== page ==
Tag Archives: Review

2015 Subaru WRX Long Term Review Update – Car & Driver


Car & Driver has blasted through 40K miles of review testing of the 2015 Subaru WRX.  I’ve yet to read the review (I just woke up but will be reading through the review today while waking up to coffee).  I’ll update the post with my thoughts afterward.


This review just might help me better decide my next car purchase, as I’ve considered whether the 2015-2016 WRX would be a good choice of upgrade for me (considering that I’m coming from a 2011 STI sedan).

I want to highlight some of the article’s comments (the ones that jumped out at me).  I’ll add my thoughts on some of them, but some of the comments might not need any comments from me —

…the WRX offers lively steering, confident grip, and a flat ride that rounds off the jolt on sharp impacts just so.

This is great, as most people think that the WRX’s handling would be watered-down compared to the STI.  Remember, I’m comparing this car to my current ride.

By passing on the Limited trim, we missed out on a power driver’s seat, leather-trimmed upholstery, LED headlights, proximity entry, and push-button ignition.

This is interesting.  I hadn’t thought on which trim level I might desire.  My current car is a base model but offers enough options in base trim to make me happy.  I might desire the LED headlights, proximity entry, and push-button ignition, though.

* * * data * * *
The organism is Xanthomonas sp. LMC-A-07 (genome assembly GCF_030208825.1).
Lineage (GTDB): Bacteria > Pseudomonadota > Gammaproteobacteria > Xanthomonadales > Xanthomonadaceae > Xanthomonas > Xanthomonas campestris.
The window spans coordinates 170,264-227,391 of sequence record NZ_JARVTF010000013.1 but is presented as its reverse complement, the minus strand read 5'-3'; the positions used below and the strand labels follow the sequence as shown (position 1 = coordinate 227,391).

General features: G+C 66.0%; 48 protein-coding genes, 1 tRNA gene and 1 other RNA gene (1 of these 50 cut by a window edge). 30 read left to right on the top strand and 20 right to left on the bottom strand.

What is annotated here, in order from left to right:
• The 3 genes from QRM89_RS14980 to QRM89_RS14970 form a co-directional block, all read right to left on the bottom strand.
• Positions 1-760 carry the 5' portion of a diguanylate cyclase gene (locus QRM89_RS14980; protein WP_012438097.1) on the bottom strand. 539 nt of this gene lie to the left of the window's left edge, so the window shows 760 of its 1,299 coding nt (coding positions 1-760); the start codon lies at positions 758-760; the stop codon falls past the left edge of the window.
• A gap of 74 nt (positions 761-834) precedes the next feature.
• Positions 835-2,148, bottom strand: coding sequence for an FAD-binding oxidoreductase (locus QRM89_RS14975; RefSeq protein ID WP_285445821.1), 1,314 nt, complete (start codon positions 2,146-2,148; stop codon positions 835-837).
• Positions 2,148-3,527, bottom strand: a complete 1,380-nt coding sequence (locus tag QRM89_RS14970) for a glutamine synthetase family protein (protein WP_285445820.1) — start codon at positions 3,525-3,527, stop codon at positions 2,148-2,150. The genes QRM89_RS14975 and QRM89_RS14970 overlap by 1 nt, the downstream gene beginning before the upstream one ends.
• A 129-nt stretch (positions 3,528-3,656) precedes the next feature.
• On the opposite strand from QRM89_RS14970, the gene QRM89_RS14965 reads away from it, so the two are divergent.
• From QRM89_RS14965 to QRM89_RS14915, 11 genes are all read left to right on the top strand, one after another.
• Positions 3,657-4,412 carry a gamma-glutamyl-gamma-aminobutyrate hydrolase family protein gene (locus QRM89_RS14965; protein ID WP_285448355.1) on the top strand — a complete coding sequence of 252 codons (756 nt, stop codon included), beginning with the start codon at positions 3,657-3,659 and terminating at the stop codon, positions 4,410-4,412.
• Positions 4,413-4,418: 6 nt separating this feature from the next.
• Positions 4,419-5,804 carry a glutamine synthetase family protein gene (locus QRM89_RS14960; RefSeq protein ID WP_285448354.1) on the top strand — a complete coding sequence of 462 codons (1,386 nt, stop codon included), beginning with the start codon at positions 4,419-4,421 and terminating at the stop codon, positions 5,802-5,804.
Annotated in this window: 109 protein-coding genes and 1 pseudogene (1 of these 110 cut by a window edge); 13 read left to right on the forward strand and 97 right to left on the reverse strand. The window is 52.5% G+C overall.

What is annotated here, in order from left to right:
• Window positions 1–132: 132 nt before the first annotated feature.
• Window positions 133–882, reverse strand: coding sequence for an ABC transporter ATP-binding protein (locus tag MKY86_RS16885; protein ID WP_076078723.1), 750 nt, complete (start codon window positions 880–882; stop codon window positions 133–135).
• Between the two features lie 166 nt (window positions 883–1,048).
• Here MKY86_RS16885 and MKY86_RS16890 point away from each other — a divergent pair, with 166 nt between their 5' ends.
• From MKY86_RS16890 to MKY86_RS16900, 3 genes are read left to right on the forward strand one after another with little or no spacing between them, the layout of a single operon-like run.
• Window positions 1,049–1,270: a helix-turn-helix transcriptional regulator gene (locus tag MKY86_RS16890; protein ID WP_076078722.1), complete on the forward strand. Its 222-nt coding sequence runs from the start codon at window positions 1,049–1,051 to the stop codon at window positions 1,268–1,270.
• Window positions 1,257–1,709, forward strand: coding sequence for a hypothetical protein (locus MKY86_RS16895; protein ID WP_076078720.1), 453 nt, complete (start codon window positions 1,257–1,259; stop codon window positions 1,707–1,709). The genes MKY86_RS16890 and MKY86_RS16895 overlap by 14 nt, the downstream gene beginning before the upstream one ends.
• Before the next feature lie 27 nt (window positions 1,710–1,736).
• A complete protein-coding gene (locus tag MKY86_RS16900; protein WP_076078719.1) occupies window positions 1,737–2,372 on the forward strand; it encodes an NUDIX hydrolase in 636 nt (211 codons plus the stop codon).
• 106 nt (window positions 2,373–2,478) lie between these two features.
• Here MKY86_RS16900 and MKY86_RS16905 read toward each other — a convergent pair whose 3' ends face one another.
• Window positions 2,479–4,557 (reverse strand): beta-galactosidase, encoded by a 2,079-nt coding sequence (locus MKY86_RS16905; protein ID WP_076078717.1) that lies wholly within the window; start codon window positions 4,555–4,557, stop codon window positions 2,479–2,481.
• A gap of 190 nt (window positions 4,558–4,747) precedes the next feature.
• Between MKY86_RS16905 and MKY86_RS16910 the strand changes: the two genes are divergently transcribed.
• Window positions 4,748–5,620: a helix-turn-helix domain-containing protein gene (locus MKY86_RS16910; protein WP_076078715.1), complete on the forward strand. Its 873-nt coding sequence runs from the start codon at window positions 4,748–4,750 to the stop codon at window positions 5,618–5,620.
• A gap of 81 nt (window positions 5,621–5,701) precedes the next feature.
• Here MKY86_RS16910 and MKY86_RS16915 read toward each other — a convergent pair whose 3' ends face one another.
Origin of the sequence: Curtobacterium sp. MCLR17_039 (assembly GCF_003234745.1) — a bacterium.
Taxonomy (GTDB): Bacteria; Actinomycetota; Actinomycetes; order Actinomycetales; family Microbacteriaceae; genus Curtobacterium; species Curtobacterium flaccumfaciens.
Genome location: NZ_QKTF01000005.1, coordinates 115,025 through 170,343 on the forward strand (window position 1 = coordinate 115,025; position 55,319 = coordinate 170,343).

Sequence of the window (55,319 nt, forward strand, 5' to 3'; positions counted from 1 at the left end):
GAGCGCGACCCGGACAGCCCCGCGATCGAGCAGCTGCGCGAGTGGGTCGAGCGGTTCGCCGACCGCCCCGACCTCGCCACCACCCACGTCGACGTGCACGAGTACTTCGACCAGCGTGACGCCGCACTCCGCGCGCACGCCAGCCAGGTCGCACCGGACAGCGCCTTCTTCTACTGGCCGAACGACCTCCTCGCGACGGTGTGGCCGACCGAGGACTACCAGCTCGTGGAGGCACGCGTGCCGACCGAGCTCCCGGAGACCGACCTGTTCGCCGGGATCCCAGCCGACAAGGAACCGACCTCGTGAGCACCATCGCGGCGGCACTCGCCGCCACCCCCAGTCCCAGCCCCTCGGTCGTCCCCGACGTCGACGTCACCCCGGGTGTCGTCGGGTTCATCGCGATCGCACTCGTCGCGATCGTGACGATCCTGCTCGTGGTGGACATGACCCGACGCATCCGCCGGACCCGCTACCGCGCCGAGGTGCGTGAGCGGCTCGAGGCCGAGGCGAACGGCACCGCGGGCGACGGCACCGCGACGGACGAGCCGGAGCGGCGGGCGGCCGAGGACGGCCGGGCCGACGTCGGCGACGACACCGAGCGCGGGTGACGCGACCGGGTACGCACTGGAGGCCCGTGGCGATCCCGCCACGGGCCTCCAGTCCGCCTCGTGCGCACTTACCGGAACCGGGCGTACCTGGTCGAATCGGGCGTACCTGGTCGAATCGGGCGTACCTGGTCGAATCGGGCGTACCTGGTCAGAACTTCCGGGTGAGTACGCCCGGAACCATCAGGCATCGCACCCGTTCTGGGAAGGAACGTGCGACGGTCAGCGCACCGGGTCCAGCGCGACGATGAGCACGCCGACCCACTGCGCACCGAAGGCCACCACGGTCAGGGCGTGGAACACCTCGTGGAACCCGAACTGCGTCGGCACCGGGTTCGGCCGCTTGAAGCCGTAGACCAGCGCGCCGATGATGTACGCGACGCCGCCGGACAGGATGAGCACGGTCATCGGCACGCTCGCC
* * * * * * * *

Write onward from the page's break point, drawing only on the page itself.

PRICE AS TESTED: $31,290 (base price: $29,290)

That’s a pretty hefty price for a WRX.  I paid $34K for my STI and I can get a base 2015 STI for around the same price as I purchased mine.  The question is, is a 2015 WRX actually worth $29K?  Do WRXs have the same value retainment as STIs?

TRANSMISSION: 6-speed manual

This is good.  I also wanted to highlight that because Subaru also offers a CVT option for WRXs (not that I care for it…I just wanted to note that that’s not the version of transmission I care for).

Zero to 60 mph: 5.0 sec
Zero to 100 mph: 13.4 sec
Zero to 130 mph: 26.5 sec
Rolling start, 5-60 mph: 6.4 sec
Top gear, 30-50 mph: 11.1 sec
Top gear, 50-70 mph: 7.8 sec
Standing ¼-mile: 13.7 sec @ 101 mph
Top speed (governor limited): 144 mph
Braking, 70-0 mph: 157 ft
Roadholding, 300-ft-dia skidpad: 0.91g

That’s strong performance and is very close to pre-2015 STI stats.  That’s not saying that 2015 WRXs will offer the same track experience or road feel as pre-2015 STIs, though.

With the 1000-mile break-in cleared, we spun the engine to the 6700-rpm redline and dropped the left pedal with only a whisper of clutch slip. Then we did it a dozen more times looking for the quickest acceleration time.  We used this technique—combined with short-shifting into second gear at 5300 rpm—to great effect during an earlier WRX road test, recording a 4.8-second zero-to-60 time. Yet in more than a dozen attempts, our long-termer couldn’t quite match that feat. Instead it peaked at 5.0 seconds in the run to 60 mph and 13.7 seconds through the quarter mile with a trap speed of 101 mph. Not too shabby for a $30,000 four-door, eh? The chassis numbers were equally impressive with our WRX stopping from 70 mph in 157 feet and rounding the skidpad at 0.91 g.